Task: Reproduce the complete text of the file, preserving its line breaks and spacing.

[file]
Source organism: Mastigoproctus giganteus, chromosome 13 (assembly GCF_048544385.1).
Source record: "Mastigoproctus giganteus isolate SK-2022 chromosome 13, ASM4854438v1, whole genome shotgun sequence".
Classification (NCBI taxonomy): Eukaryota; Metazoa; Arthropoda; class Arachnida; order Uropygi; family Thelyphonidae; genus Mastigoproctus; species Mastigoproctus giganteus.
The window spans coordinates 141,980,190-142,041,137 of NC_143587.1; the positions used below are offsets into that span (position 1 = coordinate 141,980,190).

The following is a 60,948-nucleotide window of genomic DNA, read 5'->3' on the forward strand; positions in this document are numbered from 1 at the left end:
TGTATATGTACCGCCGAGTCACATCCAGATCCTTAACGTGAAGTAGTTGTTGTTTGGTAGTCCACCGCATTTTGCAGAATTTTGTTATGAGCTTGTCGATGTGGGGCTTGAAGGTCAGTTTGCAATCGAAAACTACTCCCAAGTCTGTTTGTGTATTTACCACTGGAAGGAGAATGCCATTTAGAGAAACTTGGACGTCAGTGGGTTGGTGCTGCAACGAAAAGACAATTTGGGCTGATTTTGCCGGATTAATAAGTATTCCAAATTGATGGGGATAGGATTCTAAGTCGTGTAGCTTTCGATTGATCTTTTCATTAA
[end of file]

Source organism: Mastigoproctus giganteus, chromosome 13 (assembly GCF_048544385.1).
Source record: "Mastigoproctus giganteus isolate SK-2022 chromosome 13, ASM4854438v1, whole genome shotgun sequence".
Classification (NCBI taxonomy): Eukaryota; Metazoa; Arthropoda; class Arachnida; order Uropygi; family Thelyphonidae; genus Mastigoproctus; species Mastigoproctus giganteus.
The window spans coordinates 141,980,190-142,041,137 of NC_143587.1; the positions used below are offsets into that span (position 1 = coordinate 141,980,190).

The following is a 60,948-nucleotide window of genomic DNA, read 5'->3' on the forward strand; positions in this document are numbered from 1 at the left end:
TGTATATGTACCGCCGAGTCACATCCAGATCCTTAACGTGAAGTAGTTGTTGTTTGGTAGTCCACCGCATTTTGCAGAATTTTGTTATGAGCTTGTCGATGTGGGGCTTGAAGGTCAGTTTGCAATCGAAAACTACTCCCAAGTCTGTTTGTGTATTTACCACTGGAAGGAGAATGCCATTTAGAGAAACTTGGACGTCAGTGGGTTGGTGCTGCAACGAAAAGACAATTTGGGCTGATTTTGCCGGATTAATAAGTATTCCAAATTGATGGGGATAGGATTCTAAGTCGTGTAGCTTTCGATTGATCTTTTCATTAA